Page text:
Stages of case investigation
Stage 1: Eligibility assessment and allocation of case to a member innocence project
The first stage of the Casework Process is a letter from a convicted person maintaining innocence asking the Innocence Network UK (INUK) for assistance. An Introductory Letter and a Preliminary Questionnaire is sent out by the INUK The Preliminary Questionnaire asks straight forward questions about the case.
- Personal details;
- Details of conviction including the offence(s) s/he is convicted of, location of crime, length of sentence received, date of conviction and so on;
- A brief description of the prosecution’s case, including any evidence produced at trial in support of the prosecution’s case;
- Argument put forward by the defence, including evidence produced at trial;
- Details of previous lawyers, at trial, appeal and/or an application to the CCRC/SCCRC;
- Full appeal history, giving reasons cited for failed appeals, and CCRC/SCCRC decision if applicable.
- Most crucially, the Preliminary questionnaire then asks more specific questions about the claim of innocence and how an innocence project affiliated with the INUK may assist the prisoner maintaining innocence:
- Why do you think you were wrongly convicted of the crime?;
- Do you have an alibi that proves that you could not have committed the crime that you have been convicted of? If so, please provide details;
- Is there any physical evidence (DNA, fingerprints etc) that proves that you could not have committed the crime?;
- How do you think an Innocence Project can help you prove your innocence? In other words, point us in the right direction; and,
- Is there any fresh evidence to now indicate that you are innocent that was not put before the jury at your trial?
When the completed Preliminary Questionnaire is returned INUK will assess whether the case is eligible to be worked on by a member innocence project. A case is deemed ‘eligible’ if:
- the applicant is maintaining factual/actual innocence of a conviction;
- the applicant has exhausted the normal appeals process, including those who have been advised that no grounds of appeal can be found;
- the applicant’s case is not in the process of a review by the CCRC/SCCRC; and,
- if the applicant has a solicitor acting on his/her behalf for a possible appeal, the solicitor is willing to be assisted by one of our member innocence projects.
Cases meeting the INUK’s criteria are deemed ‘eligible’ and added to our waiting list to be referred to member innocence projects upon request.
Alternatively, cases which do not meet the required criteria are deemed ‘ineligible’ for further investigation, but are kept on record for future research potential.
Stage 2: Investigation by an innocence project
When cases deemed to be eligible are referred to a member innocence project, more specific questions that arise from the completed Preliminary Questionnaire are put to the alleged innocent victim of wrongful conviction. For instance, clarification may be sought about any potential evidence that was mentioned. This may include the names and addresses of potential alibi witnesses; guidance about obtaining fresh evidence; allegations put forward by the ‘client’ as evidence of their innocence that student caseworkers may wish to further explore and/or confirm. In essence, this stage of the casework process is a rigorous ‘test’ of the information provided in the Preliminary Questionnaire. Anything that you may be unsure of is made sure of at this stage.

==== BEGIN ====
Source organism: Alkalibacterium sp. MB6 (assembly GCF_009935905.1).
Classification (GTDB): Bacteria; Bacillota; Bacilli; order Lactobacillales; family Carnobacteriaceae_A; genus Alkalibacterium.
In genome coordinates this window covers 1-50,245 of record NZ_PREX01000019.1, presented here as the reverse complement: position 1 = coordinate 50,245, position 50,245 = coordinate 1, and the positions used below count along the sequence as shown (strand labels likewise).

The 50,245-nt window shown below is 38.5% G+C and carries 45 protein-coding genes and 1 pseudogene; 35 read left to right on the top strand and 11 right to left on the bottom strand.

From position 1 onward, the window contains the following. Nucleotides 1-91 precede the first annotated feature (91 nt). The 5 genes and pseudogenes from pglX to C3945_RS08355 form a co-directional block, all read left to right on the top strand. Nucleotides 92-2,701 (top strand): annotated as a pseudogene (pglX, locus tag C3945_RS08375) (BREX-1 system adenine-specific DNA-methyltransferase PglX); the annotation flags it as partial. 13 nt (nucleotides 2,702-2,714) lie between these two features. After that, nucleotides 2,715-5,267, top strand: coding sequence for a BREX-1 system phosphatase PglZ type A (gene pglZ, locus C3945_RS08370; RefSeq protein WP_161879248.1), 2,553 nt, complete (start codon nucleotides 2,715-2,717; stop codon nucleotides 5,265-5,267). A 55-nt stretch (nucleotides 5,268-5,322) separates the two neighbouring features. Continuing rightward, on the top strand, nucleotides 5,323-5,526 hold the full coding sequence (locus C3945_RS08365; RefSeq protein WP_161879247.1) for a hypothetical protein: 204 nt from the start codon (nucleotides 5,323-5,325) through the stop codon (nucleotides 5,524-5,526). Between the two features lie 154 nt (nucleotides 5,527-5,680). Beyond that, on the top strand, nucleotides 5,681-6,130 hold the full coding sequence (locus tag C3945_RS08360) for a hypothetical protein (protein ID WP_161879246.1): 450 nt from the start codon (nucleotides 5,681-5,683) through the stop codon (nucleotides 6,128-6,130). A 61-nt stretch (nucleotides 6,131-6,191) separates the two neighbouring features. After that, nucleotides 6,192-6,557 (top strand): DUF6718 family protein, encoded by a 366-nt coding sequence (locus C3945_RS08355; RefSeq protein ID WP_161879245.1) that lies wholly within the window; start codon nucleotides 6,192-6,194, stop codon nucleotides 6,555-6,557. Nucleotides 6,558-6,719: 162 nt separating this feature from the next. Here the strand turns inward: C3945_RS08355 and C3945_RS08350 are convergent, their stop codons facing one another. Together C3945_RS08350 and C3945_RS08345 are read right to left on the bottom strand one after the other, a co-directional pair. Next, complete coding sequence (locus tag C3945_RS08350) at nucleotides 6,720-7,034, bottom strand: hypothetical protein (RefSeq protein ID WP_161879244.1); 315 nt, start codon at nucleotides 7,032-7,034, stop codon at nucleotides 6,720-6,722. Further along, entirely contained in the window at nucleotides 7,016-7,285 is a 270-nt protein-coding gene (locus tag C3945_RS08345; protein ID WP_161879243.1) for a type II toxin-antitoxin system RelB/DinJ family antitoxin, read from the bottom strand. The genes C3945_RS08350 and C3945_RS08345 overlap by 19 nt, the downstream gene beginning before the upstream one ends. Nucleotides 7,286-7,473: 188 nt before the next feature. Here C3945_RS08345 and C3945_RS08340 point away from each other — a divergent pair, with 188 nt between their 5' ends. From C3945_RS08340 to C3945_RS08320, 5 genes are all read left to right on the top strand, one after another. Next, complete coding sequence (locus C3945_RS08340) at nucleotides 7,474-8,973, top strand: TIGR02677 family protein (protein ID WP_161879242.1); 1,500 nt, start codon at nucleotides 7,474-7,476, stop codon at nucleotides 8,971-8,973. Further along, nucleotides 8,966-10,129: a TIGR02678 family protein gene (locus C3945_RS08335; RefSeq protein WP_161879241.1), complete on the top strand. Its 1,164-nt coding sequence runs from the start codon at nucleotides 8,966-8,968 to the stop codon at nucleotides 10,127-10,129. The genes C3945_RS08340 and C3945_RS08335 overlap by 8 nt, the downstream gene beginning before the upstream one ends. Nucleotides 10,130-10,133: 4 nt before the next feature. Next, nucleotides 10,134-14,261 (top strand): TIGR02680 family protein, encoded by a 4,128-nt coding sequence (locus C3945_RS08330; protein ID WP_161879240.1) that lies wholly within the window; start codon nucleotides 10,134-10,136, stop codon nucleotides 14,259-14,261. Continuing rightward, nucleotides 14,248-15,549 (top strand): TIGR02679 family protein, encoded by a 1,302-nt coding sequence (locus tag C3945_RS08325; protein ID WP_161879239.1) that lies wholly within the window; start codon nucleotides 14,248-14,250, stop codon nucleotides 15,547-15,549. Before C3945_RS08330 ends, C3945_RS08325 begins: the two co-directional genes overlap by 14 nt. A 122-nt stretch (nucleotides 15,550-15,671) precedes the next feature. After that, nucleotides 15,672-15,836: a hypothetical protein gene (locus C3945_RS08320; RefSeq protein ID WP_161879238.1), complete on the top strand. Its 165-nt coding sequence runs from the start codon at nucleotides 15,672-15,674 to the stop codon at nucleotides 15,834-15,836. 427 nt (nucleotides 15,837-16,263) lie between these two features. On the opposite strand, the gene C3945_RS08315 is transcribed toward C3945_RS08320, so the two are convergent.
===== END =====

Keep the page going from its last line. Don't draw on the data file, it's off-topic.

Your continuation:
Staff directors and student caseworkers will try to obtain a full set of case documents from previous solicitors utilising an ‘Authority of Release Letter’ which is signed by the ‘client’. This can involve many boxes of case materials – trial summing up; Court of Appeal judgement; applications to the CCRC/SCCRC; witness statements; photographs and other exhibits, and so on. This will often arrive in a highly disorganised state and requires a methodical and meticulous approach to putting the case files back into chronological order.
Once the case documents are organised, the innocence project will identify any discrepancies that need to be verified or lines of inquiry that needs further investigation. This may include making contact with witnesses, obtaining evidence from police and other public bodies, and contacting forensic scientists for their services and/or expert opinion where appropriate.
As already indicated, all casework is properly supervised with support where appropriate from practicing criminal solicitors working on a pro bono basis with the member innocence projects.
Stage 3: Application to the CCRC/SCCRC or an application to the Secretary of State for a Royal Prerogative of Mercy
If a full investigation turns up grounds for appeal, the innocence project will make a formal application to the CCRC/SCCRC and, if the case is referred, lawyers will prepare the case for an appeal hearing.
It is also possible that innocence projects will also make applications for a Free Pardon under the exercise of the Royal Prerogative of Mercy in applications to the Secretary of State if evidence of innocence does not provide grounds for an application to the CCRC and/or the SCCRC.
Alternatively, if during the course of an innocence project investigation, new evidence emerges which proves that the client is, in fact, mot innocent, the member innocence project will notify the INUK and close the case.